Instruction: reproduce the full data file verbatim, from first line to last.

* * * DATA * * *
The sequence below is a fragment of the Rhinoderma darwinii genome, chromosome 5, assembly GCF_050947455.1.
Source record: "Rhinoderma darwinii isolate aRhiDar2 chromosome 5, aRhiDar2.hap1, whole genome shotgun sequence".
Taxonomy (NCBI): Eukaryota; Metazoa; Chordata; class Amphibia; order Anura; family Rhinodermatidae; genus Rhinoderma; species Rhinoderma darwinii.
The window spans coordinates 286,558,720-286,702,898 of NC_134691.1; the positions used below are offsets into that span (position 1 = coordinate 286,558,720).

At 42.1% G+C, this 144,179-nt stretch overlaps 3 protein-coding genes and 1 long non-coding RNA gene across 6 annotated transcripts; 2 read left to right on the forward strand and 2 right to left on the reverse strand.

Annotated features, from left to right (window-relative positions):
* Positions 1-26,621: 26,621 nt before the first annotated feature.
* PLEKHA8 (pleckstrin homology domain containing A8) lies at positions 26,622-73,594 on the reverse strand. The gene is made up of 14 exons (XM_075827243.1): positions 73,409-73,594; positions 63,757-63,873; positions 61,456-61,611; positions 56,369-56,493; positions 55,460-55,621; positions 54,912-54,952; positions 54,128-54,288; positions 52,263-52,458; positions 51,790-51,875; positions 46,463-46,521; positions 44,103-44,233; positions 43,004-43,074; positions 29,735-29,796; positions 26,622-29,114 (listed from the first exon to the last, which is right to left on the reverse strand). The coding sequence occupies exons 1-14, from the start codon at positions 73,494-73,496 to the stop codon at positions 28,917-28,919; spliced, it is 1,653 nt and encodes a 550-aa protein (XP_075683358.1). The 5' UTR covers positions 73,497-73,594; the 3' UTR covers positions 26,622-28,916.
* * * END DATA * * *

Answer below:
The sequence below is a fragment of the Rhinoderma darwinii genome, chromosome 5, assembly GCF_050947455.1.
Source record: "Rhinoderma darwinii isolate aRhiDar2 chromosome 5, aRhiDar2.hap1, whole genome shotgun sequence".
Taxonomy (NCBI): Eukaryota; Metazoa; Chordata; class Amphibia; order Anura; family Rhinodermatidae; genus Rhinoderma; species Rhinoderma darwinii.
The window spans coordinates 286,558,720-286,702,898 of NC_134691.1; the positions used below are offsets into that span (position 1 = coordinate 286,558,720).

At 42.1% G+C, this 144,179-nt stretch overlaps 3 protein-coding genes and 1 long non-coding RNA gene across 6 annotated transcripts; 2 read left to right on the forward strand and 2 right to left on the reverse strand.

Annotated features, from left to right (window-relative positions):
* Positions 1-26,621: 26,621 nt before the first annotated feature.
* PLEKHA8 (pleckstrin homology domain containing A8) lies at positions 26,622-73,594 on the reverse strand. The gene is made up of 14 exons (XM_075827243.1): positions 73,409-73,594; positions 63,757-63,873; positions 61,456-61,611; positions 56,369-56,493; positions 55,460-55,621; positions 54,912-54,952; positions 54,128-54,288; positions 52,263-52,458; positions 51,790-51,875; positions 46,463-46,521; positions 44,103-44,233; positions 43,004-43,074; positions 29,735-29,796; positions 26,622-29,114 (listed from the first exon to the last, which is right to left on the reverse strand). The coding sequence occupies exons 1-14, from the start codon at positions 73,494-73,496 to the stop codon at positions 28,917-28,919; spliced, it is 1,653 nt and encodes a 550-aa protein (XP_075683358.1). The 5' UTR covers positions 73,497-73,594; the 3' UTR covers positions 26,622-28,916.